Decisions around issues such as pricing, human resources and workflow should be taken by the senior leadership team in line with the JV’s interests, with dispute resolution mechanisms built in so that conflicts are addressed internally and a united front presented to clients and external stakeholders. Making decisions in a vacuum raises the possibility of discrimination: in a restructuring we worked on recently, a group of engineers selected for potential redundancy by the Middle Eastern JV partner all came from the same geographic region, a risk that the European partner was alive to due to the relative sophistication of European discrimination laws when compared to those in the Middle East.
Consider which systems, practices and standards best fit the needs of the JV, bearing in mind the requirements of local laws. Workplace health and safety laws; environment, social and governance (ESG) considerations; and financial compliance, anti-bribery and anti-money laundering requirements differ across jurisdictions. Whether you adopt the compliance policies of one or other of the partners, or a combination based on industry best practice, this should be settled on as part of deal negotiations to avoid conflict further down the line.
Consider too the similarities and differences between the corporate values and codes of conduct of each JV partner. How are grievances and disputes resolved within each organisation, and how will these be handled by the JV? Again, ensuring formal policies are in place before work gets underway will go some way towards creating a single corporate identity and ensuring a cohesive working environment.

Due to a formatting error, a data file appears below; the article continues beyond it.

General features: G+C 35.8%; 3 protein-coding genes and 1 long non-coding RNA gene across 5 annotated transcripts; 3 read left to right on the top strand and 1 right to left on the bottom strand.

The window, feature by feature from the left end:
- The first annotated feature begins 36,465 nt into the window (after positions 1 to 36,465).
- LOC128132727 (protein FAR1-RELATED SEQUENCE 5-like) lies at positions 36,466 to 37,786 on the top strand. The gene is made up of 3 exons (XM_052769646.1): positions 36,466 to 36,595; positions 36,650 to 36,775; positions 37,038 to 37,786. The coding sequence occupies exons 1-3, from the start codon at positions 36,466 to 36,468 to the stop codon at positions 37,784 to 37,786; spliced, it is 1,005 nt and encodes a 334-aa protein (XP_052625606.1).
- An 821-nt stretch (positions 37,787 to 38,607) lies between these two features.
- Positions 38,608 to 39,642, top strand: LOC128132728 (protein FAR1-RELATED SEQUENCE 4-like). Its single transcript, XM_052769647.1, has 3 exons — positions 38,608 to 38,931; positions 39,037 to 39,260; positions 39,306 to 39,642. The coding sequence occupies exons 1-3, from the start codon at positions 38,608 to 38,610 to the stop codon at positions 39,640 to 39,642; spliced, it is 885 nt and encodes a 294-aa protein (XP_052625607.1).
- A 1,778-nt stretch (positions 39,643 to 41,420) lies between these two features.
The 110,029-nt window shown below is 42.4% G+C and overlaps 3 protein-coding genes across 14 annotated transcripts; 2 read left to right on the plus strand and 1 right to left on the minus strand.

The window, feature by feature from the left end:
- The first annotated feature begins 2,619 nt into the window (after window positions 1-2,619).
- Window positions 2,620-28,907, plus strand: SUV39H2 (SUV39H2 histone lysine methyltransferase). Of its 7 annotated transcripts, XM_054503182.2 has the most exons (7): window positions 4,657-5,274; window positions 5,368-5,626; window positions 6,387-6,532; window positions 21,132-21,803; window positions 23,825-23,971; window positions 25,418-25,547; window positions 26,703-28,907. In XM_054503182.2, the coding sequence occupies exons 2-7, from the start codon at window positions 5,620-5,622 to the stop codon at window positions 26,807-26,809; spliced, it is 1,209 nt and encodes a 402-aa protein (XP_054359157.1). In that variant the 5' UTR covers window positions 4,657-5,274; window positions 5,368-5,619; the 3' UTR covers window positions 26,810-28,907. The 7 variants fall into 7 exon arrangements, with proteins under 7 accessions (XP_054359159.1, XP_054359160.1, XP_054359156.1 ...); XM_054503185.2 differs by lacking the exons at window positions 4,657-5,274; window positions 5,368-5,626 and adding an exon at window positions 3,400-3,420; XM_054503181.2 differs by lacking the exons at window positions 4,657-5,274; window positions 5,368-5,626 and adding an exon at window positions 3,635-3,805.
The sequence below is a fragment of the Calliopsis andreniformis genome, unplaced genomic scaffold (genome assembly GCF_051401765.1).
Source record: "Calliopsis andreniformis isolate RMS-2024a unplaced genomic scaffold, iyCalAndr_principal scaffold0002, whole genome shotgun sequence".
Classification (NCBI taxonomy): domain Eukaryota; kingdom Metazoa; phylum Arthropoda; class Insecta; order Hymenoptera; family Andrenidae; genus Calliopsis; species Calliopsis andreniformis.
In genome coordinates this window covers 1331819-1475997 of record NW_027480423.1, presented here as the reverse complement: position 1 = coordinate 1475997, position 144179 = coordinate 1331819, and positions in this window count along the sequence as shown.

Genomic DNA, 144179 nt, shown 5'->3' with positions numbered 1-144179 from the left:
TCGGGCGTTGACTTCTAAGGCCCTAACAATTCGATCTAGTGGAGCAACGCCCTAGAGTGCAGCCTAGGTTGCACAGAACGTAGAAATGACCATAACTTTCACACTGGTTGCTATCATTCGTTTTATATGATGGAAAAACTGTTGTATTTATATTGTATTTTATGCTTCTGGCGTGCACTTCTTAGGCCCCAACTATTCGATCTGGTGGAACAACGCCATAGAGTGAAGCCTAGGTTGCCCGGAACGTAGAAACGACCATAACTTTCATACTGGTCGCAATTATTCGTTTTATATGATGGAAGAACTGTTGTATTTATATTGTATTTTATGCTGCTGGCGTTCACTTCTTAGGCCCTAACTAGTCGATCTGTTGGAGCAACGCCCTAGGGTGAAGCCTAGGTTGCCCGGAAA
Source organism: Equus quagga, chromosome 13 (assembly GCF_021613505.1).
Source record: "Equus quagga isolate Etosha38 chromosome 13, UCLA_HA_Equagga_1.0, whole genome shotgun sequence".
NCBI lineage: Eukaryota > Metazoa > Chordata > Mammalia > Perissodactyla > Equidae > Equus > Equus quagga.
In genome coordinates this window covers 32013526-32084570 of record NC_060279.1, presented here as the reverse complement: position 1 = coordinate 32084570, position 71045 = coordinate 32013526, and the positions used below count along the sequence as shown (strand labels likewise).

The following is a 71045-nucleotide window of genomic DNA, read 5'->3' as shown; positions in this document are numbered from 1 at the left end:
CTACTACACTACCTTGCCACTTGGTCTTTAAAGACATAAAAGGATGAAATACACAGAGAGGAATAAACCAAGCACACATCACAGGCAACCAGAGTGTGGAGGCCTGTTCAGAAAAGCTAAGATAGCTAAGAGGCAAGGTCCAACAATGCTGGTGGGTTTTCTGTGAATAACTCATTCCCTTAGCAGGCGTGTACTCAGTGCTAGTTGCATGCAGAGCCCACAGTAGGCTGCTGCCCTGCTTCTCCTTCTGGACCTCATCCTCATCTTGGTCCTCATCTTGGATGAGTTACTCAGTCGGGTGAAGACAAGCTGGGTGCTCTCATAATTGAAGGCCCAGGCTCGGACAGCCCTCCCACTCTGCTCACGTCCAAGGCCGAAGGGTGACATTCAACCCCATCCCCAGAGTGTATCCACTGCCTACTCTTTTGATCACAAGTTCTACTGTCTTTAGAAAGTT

Bringing a diverse team together to deliver effectively on a project is challenging for any business but can be even more challenging for a JV made up of people from different companies, different corporate cultures and different backgrounds. Policy alignment can help to set the tone of the JV and create a shared sense of purpose, regardless of whether workers are employed by the JV or assigned or seconded from one of the JV partners.
Consider, for example, policies around parental leave, which can differ widely between European and Middle Eastern businesses. While the UAE has recently enhanced minimum parental leave entitlements, new mothers are entitled to only 45 calendar days maternity leave, while European companies must provide a minimum of 14 weeks maternity leave and many offer a year or longer. Such drastically different levels of minimum benefit risks creating resentment within the workforce unless addressed by the JV.
The impact of corporate culture and different ways of working should be considered. For example, are there any practices or standards around what people regard as a typical working day? Do employees prefer to work individually or collaboratively, communicate in person or over email, and is agile working permitted or even encouraged? How do employees interact with management and the senior leadership team? Cultural differences may also be relevant to team building and social activities: religious requirements such as prayer breaks and fasting, preferences around different social activities and how alcohol is viewed may be relevant.
For some of these issues, ensuring that there is a common understanding of different approaches may be enough to bridge cultural differences – but, in some cases, it will be necessary to adopt formal policies and practices that account for them.